Hell, he was getting to the point where lighting up a whole fucking Dumpster would have been fine and dandy if it could get him some peace.
I can’t believe you don’t value our relationship more, the wizard said.
Phury focused on the drawing in his lap, the one he’d been working on for the last half hour. After he did a quick catch-up review, he dipped the tip of his quill into the sterling silver pot he had balanced against his hip. The pool of ink inside looked like the blood of his enemies, with its dense, oily sheen. On the paper, though, it was a deep reddish brown, not a vile black.
He would never use black to depict someone he loved. Bad luck.
Besides, the sanguinary ink was precisely the color of the highlights in Bella’s mahogany hair. So it fit his subject.
Phury carefully shaded the sweep of her perfect nose, the fine lashes of the quill crisscrossing one another until the density was correct.
Ink drawing was a lot like life: One mistake and the whole thing was ruined.
Damn it. Bella’s eye wasn’t quite up to par.
Curling his forearm around so he didn’t drag his wrist through the new ink he’d laid, he tried to fix what was wrong, shaping the lower lid so the curve of it was more angled. His strokes marked up the sheet of Crane paper nicely enough. But the eye still wasn’t working.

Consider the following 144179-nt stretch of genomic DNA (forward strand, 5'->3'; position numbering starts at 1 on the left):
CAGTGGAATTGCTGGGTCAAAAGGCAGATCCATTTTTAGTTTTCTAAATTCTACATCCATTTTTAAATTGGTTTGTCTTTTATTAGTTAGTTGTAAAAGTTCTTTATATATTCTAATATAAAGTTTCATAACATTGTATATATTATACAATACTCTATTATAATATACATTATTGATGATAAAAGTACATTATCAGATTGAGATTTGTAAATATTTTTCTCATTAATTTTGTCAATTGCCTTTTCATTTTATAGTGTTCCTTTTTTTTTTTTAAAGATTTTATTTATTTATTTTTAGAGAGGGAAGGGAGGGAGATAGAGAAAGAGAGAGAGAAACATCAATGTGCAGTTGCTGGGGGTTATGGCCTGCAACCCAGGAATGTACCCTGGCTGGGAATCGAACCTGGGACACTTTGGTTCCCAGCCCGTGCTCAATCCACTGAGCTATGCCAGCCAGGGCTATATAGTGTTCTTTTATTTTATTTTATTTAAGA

Yeah, not right, and he should know, considering how much time he’d spent drawing her over the last eight months.
The wizard paused in mid-plié and pointed out that this pen-and-ink routine was a shitty thing to do. Drawing your twin’s pregnant shellan. Honestly.
Only a right sodding bastard would get fixated on a female who was taken by his twin. And yet you have. You must be so proud of yourself, mate.
Yeah, the wizard had always had a British accent for some reason.
Phury took another drag and tilted his head to the side to see if a change in viewing angle would help. Nope. Still not right. And neither was the hair, actually. For some reason he’d drawn Bella’s long, dark hair in a chignon, with wisps tickling her cheeks. She always wore it down.
Whatever. She was beyond lovely anyway, and the rest of her face was as he usually depicted her: Her loving stare was to the right, her lashes silhouetted, her gaze showing a combination of warmth and devotion.
Zsadist sat to her right at meals. So that his fighting hand was free.
Phury never drew her with her eyes looking out at him. Which made sense. In real life, he never drew her stare, either. She was in love with his twin, and he wouldn’t have changed that, not for all his longing for her.
The scope of his drawing ran from the top of her chignon to the top of her shoulders. He never drew her pregnant belly. Pregnant females were never depicted from the breastbone down. Again, bad luck. As well as a reminder of what he feared most.
Deaths on the birthing bed were common.
Phury ran his fingertips down her face, avoiding that nose, where the ink was still drying. She was lovely, even with the eye that wasn’t right, and the hair that was different, and the lips that were less full.
This was done. Time to start another.